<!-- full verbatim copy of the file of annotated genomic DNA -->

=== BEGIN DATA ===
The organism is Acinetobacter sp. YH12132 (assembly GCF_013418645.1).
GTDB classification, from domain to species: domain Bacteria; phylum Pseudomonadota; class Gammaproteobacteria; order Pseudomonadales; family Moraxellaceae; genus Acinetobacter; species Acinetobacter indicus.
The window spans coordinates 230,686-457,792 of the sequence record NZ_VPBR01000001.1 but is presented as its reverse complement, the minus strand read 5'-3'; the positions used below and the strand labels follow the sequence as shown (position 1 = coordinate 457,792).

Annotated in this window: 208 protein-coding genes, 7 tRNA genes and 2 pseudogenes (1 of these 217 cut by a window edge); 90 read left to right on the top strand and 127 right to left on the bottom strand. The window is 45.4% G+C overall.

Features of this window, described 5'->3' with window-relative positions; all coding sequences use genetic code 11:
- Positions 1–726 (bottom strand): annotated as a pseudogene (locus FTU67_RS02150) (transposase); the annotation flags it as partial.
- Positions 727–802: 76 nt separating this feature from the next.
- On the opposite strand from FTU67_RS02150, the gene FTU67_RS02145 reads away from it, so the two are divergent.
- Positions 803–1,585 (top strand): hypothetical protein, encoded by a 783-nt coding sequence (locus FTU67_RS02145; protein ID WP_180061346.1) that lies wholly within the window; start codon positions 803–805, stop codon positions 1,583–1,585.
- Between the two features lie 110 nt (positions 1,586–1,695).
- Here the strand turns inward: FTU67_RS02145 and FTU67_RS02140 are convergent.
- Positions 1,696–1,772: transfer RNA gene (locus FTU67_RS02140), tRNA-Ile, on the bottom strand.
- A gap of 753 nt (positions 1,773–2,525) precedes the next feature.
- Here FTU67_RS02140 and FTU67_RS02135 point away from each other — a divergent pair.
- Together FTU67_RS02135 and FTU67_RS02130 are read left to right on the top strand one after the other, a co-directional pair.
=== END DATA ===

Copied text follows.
The organism is Acinetobacter sp. YH12132 (assembly GCF_013418645.1).
GTDB classification, from domain to species: domain Bacteria; phylum Pseudomonadota; class Gammaproteobacteria; order Pseudomonadales; family Moraxellaceae; genus Acinetobacter; species Acinetobacter indicus.
The window spans coordinates 230,686-457,792 of the sequence record NZ_VPBR01000001.1 but is presented as its reverse complement, the minus strand read 5'-3'; the positions used below and the strand labels follow the sequence as shown (position 1 = coordinate 457,792).

Annotated in this window: 208 protein-coding genes, 7 tRNA genes and 2 pseudogenes (1 of these 217 cut by a window edge); 90 read left to right on the top strand and 127 right to left on the bottom strand. The window is 45.4% G+C overall.

Features of this window, described 5'->3' with window-relative positions; all coding sequences use genetic code 11:
- Positions 1–726 (bottom strand): annotated as a pseudogene (locus FTU67_RS02150) (transposase); the annotation flags it as partial.
- Positions 727–802: 76 nt separating this feature from the next.
- On the opposite strand from FTU67_RS02150, the gene FTU67_RS02145 reads away from it, so the two are divergent.
- Positions 803–1,585 (top strand): hypothetical protein, encoded by a 783-nt coding sequence (locus FTU67_RS02145; protein ID WP_180061346.1) that lies wholly within the window; start codon positions 803–805, stop codon positions 1,583–1,585.
- Between the two features lie 110 nt (positions 1,586–1,695).
- Here the strand turns inward: FTU67_RS02145 and FTU67_RS02140 are convergent.
- Positions 1,696–1,772: transfer RNA gene (locus FTU67_RS02140), tRNA-Ile, on the bottom strand.
- A gap of 753 nt (positions 1,773–2,525) precedes the next feature.
- Here FTU67_RS02140 and FTU67_RS02135 point away from each other — a divergent pair.
- Together FTU67_RS02135 and FTU67_RS02130 are read left to right on the top strand one after the other, a co-directional pair.